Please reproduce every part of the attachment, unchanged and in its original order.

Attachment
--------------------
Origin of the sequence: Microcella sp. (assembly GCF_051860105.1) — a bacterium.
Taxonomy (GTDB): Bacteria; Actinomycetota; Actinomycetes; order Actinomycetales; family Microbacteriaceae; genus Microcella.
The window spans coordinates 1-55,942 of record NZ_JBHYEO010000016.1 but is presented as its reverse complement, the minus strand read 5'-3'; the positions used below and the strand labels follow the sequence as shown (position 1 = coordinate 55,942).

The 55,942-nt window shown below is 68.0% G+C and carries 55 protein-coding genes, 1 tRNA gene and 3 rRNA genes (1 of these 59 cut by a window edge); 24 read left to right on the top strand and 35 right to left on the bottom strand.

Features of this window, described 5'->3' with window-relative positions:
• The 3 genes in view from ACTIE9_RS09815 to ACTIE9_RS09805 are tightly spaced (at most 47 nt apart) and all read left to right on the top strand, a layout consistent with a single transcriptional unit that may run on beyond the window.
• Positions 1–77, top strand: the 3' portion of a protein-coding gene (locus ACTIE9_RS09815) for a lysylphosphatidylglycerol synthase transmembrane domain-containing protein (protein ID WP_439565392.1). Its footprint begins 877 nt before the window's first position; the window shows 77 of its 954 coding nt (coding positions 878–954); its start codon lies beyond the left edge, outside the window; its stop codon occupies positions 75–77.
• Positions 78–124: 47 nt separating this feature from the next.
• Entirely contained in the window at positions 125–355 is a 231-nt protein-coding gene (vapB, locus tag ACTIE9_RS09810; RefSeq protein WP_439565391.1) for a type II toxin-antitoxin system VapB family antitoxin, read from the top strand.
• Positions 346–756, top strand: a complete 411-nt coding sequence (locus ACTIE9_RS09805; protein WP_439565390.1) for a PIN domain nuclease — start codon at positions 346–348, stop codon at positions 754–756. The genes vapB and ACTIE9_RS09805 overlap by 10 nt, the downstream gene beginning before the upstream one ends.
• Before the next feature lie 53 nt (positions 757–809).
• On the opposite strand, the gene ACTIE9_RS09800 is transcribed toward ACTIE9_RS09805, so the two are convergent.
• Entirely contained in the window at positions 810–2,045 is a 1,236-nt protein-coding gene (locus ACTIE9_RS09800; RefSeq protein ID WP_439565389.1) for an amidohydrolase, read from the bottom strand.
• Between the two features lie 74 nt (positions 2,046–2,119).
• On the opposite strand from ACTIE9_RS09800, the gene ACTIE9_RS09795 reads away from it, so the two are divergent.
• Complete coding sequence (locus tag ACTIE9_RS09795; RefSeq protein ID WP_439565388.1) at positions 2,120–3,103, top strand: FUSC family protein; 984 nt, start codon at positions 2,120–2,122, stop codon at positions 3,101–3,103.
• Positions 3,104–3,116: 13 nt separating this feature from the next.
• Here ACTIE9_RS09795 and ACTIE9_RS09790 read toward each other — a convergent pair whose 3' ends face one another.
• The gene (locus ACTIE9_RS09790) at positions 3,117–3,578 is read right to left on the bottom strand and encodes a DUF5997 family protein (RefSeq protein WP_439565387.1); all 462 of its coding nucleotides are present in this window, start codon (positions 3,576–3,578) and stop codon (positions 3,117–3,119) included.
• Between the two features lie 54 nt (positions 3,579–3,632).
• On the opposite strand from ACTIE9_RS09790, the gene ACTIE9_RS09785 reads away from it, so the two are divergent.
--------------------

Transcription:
Origin of the sequence: Microcella sp. (assembly GCF_051860105.1) — a bacterium.
Taxonomy (GTDB): Bacteria; Actinomycetota; Actinomycetes; order Actinomycetales; family Microbacteriaceae; genus Microcella.
The window spans coordinates 1-55,942 of record NZ_JBHYEO010000016.1 but is presented as its reverse complement, the minus strand read 5'-3'; the positions used below and the strand labels follow the sequence as shown (position 1 = coordinate 55,942).

The 55,942-nt window shown below is 68.0% G+C and carries 55 protein-coding genes, 1 tRNA gene and 3 rRNA genes (1 of these 59 cut by a window edge); 24 read left to right on the top strand and 35 right to left on the bottom strand.

Features of this window, described 5'->3' with window-relative positions:
• The 3 genes in view from ACTIE9_RS09815 to ACTIE9_RS09805 are tightly spaced (at most 47 nt apart) and all read left to right on the top strand, a layout consistent with a single transcriptional unit that may run on beyond the window.
• Positions 1–77, top strand: the 3' portion of a protein-coding gene (locus ACTIE9_RS09815) for a lysylphosphatidylglycerol synthase transmembrane domain-containing protein (protein ID WP_439565392.1). Its footprint begins 877 nt before the window's first position; the window shows 77 of its 954 coding nt (coding positions 878–954); its start codon lies beyond the left edge, outside the window; its stop codon occupies positions 75–77.
• Positions 78–124: 47 nt separating this feature from the next.
• Entirely contained in the window at positions 125–355 is a 231-nt protein-coding gene (vapB, locus tag ACTIE9_RS09810; RefSeq protein WP_439565391.1) for a type II toxin-antitoxin system VapB family antitoxin, read from the top strand.
• Positions 346–756, top strand: a complete 411-nt coding sequence (locus ACTIE9_RS09805; protein WP_439565390.1) for a PIN domain nuclease — start codon at positions 346–348, stop codon at positions 754–756. The genes vapB and ACTIE9_RS09805 overlap by 10 nt, the downstream gene beginning before the upstream one ends.
• Before the next feature lie 53 nt (positions 757–809).
• On the opposite strand, the gene ACTIE9_RS09800 is transcribed toward ACTIE9_RS09805, so the two are convergent.
• Entirely contained in the window at positions 810–2,045 is a 1,236-nt protein-coding gene (locus ACTIE9_RS09800; RefSeq protein ID WP_439565389.1) for an amidohydrolase, read from the bottom strand.
• Between the two features lie 74 nt (positions 2,046–2,119).
• On the opposite strand from ACTIE9_RS09800, the gene ACTIE9_RS09795 reads away from it, so the two are divergent.
• Complete coding sequence (locus tag ACTIE9_RS09795; RefSeq protein ID WP_439565388.1) at positions 2,120–3,103, top strand: FUSC family protein; 984 nt, start codon at positions 2,120–2,122, stop codon at positions 3,101–3,103.
• Positions 3,104–3,116: 13 nt separating this feature from the next.
• Here ACTIE9_RS09795 and ACTIE9_RS09790 read toward each other — a convergent pair whose 3' ends face one another.
• The gene (locus ACTIE9_RS09790) at positions 3,117–3,578 is read right to left on the bottom strand and encodes a DUF5997 family protein (RefSeq protein WP_439565387.1); all 462 of its coding nucleotides are present in this window, start codon (positions 3,576–3,578) and stop codon (positions 3,117–3,119) included.
• Between the two features lie 54 nt (positions 3,579–3,632).
• On the opposite strand from ACTIE9_RS09790, the gene ACTIE9_RS09785 reads away from it, so the two are divergent.